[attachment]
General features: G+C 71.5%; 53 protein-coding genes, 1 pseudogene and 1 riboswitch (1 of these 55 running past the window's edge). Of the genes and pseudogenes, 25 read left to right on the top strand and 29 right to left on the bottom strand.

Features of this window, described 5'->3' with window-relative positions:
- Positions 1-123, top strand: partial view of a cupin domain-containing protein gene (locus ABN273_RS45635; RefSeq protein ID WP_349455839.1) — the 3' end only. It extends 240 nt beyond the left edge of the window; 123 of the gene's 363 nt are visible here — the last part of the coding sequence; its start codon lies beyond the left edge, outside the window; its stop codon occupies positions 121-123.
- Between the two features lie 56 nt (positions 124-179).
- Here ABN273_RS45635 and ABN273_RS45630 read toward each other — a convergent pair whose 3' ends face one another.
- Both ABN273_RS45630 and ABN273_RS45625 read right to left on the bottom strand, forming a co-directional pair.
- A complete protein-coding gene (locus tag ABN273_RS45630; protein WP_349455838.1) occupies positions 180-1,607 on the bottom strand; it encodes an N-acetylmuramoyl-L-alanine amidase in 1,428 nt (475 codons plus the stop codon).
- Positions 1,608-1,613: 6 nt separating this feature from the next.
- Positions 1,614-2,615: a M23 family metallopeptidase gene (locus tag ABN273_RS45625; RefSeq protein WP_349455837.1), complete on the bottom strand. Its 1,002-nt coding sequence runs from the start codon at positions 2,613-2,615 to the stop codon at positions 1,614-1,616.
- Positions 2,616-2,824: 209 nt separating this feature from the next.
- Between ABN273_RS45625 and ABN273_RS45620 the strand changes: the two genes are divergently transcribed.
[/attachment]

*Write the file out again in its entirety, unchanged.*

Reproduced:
General features: G+C 71.5%; 53 protein-coding genes, 1 pseudogene and 1 riboswitch (1 of these 55 running past the window's edge). Of the genes and pseudogenes, 25 read left to right on the top strand and 29 right to left on the bottom strand.

Features of this window, described 5'->3' with window-relative positions:
- Positions 1-123, top strand: partial view of a cupin domain-containing protein gene (locus ABN273_RS45635; RefSeq protein ID WP_349455839.1) — the 3' end only. It extends 240 nt beyond the left edge of the window; 123 of the gene's 363 nt are visible here — the last part of the coding sequence; its start codon lies beyond the left edge, outside the window; its stop codon occupies positions 121-123.
- Between the two features lie 56 nt (positions 124-179).
- Here ABN273_RS45635 and ABN273_RS45630 read toward each other — a convergent pair whose 3' ends face one another.
- Both ABN273_RS45630 and ABN273_RS45625 read right to left on the bottom strand, forming a co-directional pair.
- A complete protein-coding gene (locus tag ABN273_RS45630; protein WP_349455838.1) occupies positions 180-1,607 on the bottom strand; it encodes an N-acetylmuramoyl-L-alanine amidase in 1,428 nt (475 codons plus the stop codon).
- Positions 1,608-1,613: 6 nt separating this feature from the next.
- Positions 1,614-2,615: a M23 family metallopeptidase gene (locus tag ABN273_RS45625; RefSeq protein WP_349455837.1), complete on the bottom strand. Its 1,002-nt coding sequence runs from the start codon at positions 2,613-2,615 to the stop codon at positions 1,614-1,616.
- Positions 2,616-2,824: 209 nt separating this feature from the next.
- Between ABN273_RS45625 and ABN273_RS45620 the strand changes: the two genes are divergently transcribed.